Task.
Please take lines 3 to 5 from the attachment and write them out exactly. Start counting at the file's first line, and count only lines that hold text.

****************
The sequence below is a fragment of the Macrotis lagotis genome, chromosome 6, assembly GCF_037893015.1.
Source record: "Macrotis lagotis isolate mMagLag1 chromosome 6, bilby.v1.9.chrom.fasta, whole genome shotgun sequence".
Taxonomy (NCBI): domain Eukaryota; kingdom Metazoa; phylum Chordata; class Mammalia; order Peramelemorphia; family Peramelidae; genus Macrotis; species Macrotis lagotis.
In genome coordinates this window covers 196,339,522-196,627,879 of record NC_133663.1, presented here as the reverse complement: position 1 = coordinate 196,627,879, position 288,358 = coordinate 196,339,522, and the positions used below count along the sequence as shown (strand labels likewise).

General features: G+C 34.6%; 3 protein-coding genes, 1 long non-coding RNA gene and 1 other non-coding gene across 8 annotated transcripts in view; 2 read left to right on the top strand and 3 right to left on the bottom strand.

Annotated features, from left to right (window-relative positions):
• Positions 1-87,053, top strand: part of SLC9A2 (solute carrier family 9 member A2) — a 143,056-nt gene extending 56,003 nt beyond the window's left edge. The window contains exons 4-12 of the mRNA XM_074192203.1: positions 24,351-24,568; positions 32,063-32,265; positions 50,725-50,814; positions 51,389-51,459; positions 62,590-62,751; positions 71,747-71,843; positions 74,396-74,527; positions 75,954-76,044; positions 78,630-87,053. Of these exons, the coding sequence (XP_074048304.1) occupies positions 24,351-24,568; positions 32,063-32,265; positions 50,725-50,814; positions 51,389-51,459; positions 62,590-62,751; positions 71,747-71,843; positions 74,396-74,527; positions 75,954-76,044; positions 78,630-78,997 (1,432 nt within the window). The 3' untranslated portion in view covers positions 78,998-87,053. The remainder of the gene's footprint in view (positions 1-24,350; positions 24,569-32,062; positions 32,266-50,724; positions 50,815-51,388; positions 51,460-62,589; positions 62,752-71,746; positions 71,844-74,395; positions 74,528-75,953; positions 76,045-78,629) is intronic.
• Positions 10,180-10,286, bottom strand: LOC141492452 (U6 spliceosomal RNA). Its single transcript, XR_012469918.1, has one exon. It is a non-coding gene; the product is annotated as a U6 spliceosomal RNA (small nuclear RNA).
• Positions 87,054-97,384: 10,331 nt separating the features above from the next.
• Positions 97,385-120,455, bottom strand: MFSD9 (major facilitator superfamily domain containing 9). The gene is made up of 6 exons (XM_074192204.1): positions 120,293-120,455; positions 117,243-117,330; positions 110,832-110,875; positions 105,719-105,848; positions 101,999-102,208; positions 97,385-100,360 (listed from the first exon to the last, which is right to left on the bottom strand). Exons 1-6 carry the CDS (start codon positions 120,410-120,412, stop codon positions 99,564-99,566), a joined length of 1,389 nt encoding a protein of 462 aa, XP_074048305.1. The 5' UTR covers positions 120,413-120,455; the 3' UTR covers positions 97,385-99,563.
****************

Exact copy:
Taxonomy (NCBI): domain Eukaryota; kingdom Metazoa; phylum Chordata; class Mammalia; order Peramelemorphia; family Peramelidae; genus Macrotis; species Macrotis lagotis.
In genome coordinates this window covers 196,339,522-196,627,879 of record NC_133663.1, presented here as the reverse complement: position 1 = coordinate 196,627,879, position 288,358 = coordinate 196,339,522, and the positions used below count along the sequence as shown (strand labels likewise).

General features: G+C 34.6%; 3 protein-coding genes, 1 long non-coding RNA gene and 1 other non-coding gene across 8 annotated transcripts in view; 2 read left to right on the top strand and 3 right to left on the bottom strand.